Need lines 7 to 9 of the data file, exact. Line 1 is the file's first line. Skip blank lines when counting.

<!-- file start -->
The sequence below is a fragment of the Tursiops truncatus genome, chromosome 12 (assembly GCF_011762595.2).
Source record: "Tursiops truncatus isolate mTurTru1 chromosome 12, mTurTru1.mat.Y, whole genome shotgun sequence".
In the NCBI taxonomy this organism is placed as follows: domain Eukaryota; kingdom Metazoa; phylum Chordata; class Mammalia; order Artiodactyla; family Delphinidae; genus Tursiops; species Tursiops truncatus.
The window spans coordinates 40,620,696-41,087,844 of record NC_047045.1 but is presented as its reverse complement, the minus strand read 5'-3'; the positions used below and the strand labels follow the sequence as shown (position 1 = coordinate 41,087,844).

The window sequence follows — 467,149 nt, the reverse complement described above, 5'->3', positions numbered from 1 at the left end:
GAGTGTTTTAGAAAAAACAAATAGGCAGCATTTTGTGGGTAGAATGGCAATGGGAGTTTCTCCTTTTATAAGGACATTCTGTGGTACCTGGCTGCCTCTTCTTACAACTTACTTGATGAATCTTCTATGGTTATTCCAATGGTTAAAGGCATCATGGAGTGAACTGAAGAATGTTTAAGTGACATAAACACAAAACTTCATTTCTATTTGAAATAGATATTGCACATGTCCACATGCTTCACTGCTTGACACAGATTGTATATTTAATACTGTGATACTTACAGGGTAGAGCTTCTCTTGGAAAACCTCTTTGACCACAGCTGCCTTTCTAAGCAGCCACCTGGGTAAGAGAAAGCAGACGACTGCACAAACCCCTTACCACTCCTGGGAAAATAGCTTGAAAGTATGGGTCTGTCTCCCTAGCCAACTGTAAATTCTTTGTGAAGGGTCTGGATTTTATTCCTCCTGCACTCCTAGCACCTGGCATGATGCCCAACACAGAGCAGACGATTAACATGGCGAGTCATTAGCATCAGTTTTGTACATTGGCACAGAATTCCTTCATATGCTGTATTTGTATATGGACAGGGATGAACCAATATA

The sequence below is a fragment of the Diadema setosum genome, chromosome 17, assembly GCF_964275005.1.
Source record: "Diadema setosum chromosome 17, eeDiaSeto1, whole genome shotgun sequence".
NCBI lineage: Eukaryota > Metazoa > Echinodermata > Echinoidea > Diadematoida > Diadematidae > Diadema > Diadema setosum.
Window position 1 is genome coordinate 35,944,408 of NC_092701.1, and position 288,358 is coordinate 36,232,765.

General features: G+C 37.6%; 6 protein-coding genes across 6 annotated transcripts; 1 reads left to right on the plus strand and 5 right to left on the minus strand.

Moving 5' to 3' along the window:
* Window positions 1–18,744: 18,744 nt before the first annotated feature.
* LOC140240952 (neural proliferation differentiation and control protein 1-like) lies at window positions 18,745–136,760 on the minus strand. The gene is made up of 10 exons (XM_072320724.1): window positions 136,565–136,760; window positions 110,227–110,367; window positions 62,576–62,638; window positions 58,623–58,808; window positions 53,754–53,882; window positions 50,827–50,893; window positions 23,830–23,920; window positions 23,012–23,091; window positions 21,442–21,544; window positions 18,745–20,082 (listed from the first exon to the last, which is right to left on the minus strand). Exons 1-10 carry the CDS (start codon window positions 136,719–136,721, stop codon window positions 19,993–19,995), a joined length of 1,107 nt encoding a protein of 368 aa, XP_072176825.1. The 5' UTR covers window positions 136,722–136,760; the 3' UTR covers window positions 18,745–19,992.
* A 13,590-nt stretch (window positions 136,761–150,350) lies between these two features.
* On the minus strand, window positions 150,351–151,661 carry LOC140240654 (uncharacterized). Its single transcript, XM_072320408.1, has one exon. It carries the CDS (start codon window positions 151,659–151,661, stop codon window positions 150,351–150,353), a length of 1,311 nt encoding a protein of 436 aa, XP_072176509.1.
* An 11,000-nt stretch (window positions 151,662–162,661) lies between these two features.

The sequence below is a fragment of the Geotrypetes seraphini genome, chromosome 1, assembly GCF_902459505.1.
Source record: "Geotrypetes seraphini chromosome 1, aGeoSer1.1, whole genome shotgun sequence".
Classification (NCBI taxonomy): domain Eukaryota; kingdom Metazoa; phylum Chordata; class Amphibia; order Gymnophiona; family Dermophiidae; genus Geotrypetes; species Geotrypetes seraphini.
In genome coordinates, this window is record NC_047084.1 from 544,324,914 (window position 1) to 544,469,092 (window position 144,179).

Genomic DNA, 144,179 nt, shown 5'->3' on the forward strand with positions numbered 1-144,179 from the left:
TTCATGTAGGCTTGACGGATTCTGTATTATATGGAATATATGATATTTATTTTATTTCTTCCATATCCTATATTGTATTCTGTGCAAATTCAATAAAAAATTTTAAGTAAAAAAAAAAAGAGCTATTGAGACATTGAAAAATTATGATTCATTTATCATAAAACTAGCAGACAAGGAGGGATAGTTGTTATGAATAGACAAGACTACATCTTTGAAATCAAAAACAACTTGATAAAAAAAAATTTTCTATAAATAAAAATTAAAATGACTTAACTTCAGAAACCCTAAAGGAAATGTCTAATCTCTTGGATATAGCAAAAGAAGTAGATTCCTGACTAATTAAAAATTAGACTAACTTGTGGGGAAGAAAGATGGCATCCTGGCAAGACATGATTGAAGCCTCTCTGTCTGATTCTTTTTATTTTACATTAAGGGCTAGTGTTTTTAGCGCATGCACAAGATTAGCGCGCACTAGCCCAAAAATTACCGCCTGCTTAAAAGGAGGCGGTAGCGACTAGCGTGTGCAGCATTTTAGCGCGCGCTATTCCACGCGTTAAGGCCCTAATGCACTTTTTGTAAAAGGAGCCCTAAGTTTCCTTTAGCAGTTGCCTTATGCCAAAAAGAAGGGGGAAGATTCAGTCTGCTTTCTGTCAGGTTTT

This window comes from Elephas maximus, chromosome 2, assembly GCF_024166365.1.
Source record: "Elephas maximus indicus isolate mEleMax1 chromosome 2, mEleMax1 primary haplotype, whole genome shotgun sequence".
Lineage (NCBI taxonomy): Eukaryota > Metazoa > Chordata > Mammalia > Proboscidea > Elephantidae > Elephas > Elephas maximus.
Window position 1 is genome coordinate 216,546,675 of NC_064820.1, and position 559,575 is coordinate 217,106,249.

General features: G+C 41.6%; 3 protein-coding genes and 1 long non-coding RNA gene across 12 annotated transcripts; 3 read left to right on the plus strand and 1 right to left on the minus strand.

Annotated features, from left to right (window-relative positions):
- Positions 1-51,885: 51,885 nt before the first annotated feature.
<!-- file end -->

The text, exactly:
The sequence below is a fragment of the Diadema setosum genome, chromosome 17, assembly GCF_964275005.1.
Source record: "Diadema setosum chromosome 17, eeDiaSeto1, whole genome shotgun sequence".
NCBI lineage: Eukaryota > Metazoa > Echinodermata > Echinoidea > Diadematoida > Diadematidae > Diadema > Diadema setosum.